As for IMR4895, not a bad powder for the .223 but it will not meter well in your Auto-Disk with the double disk kit. A ball powder is a better choice, something like H335 would be better...

    The Pro Auto-Disk is also a better tool than the standard Auto-Disk, a much better tool. (sorry)

    This Kit is twice the price but it includes the cast iron press, the Pro Auto-disk, a manual, both safety primer tools and the quick remove mounting kit. IMO that is a much better kit because the tools are better.
     
    Last edited: Oct 8, 2012
  7. Kyle M.

    Kyle M. Member

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    Location:
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    Case lube- must have
    Case trimmer- must have
    Chamfer tool
    Primer pocket tool
    Loading blocks- optional
    Powder trickler- optional but makes life easier
    Reloading manual

    I've got the 3 hole turret press and both the auto disk and pro auto disk powder measures, both have worked perfectly fine for me. The pro auto disc is simply easier to change disk size and powder type with.
     
    Last edited: Oct 9, 2012
  8. Certaindeaf

    Certaindeaf member

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    Something called a "reloading manual" is probably a good call. never know though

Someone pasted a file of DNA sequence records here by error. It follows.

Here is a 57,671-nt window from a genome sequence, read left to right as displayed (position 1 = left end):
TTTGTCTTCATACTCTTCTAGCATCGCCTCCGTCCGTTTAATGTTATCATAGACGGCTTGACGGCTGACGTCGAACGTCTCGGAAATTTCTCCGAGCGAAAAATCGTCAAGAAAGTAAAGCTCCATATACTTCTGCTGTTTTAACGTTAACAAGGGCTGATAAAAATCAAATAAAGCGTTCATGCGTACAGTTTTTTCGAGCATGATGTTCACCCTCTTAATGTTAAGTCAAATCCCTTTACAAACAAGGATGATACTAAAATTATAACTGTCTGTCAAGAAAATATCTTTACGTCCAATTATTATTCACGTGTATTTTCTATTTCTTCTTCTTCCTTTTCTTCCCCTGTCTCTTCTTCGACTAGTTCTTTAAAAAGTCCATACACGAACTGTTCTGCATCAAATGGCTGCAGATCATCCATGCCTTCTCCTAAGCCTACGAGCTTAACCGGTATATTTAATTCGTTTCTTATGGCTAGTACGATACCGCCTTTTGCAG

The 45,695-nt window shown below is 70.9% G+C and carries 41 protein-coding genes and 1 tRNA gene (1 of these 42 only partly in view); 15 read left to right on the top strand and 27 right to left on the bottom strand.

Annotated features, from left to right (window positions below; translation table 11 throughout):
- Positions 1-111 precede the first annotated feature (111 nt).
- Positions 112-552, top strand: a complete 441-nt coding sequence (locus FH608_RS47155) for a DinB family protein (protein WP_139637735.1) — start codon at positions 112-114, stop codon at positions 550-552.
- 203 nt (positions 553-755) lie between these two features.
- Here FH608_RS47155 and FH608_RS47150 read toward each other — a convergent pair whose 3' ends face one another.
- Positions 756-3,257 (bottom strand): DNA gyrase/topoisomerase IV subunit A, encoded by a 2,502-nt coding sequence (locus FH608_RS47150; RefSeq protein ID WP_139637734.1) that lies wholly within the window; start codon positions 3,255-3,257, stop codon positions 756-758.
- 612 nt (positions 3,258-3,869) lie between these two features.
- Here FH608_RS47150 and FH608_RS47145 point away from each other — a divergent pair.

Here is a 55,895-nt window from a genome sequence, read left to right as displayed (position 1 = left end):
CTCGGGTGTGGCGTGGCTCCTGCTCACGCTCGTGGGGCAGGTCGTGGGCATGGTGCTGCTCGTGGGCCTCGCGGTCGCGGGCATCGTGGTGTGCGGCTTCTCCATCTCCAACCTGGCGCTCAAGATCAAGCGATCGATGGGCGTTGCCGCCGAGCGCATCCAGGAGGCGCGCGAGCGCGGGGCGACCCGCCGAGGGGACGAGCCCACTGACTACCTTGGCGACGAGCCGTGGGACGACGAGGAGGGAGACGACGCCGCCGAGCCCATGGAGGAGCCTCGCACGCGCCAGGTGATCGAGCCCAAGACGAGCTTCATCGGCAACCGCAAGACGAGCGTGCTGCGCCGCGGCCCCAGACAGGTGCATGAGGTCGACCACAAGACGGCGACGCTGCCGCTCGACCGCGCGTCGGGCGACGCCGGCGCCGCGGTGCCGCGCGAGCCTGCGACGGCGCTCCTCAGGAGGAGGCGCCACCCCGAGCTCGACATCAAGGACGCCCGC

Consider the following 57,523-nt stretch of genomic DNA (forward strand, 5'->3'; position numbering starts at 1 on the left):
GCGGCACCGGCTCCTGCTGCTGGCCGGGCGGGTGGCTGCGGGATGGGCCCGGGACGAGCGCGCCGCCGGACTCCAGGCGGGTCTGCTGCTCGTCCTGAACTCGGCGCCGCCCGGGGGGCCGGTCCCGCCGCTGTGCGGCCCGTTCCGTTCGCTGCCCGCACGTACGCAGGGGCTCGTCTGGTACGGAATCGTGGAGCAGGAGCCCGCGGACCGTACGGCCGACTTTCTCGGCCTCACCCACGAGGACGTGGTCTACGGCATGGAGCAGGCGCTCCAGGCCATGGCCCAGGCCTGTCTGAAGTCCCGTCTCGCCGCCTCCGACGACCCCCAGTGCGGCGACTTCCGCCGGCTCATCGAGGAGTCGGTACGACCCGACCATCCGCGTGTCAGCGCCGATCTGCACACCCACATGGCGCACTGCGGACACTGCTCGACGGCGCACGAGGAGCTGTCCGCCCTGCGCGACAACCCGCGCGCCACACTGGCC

9. dmazur

    dmazur Member

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    While Item 12 in the list linked to by gspn does describe a cartridge gauge, and includes "...to see if your reloaded cartridges are within SAAMI specification", it doesn't appear to describe the other use, which is a tool to help set up your resizing die.

    When reloading bottleneck cartridges, cartridge dimension to datum is important.

    If this dimension is too large, you can have rounds that either won't chamber or may set up a slamfire. One is annoying and the other quite dangerous.

    If this dimension is too small, you can have extremely short case life and case head separations. They you get to buy a broken case extractor.

    While a Wilson type case gauge isn't the only tool available for setting up a resizing die, it is one of the simplest and will generally produce much better results than "turn the die down until it touches the case holder, then 1/4 turn more". Oh, and the other end of it works as a "trim length" gauge.

    Here's a link to one source -

    Wilson Case Gauge

    Most reloading manuals do describe this, but it doesn't seem to get the importance it deserves...
     
    Last edited: Oct 8, 2012
  10. Otto

    Otto Member

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  11. AJBarney

    AJBarney Member

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    why?
     
  12. ErikO

    ErikO Member

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    TAC is a good powder as well. Lots of luck with 23.7gr under a 55 gr FMJBT.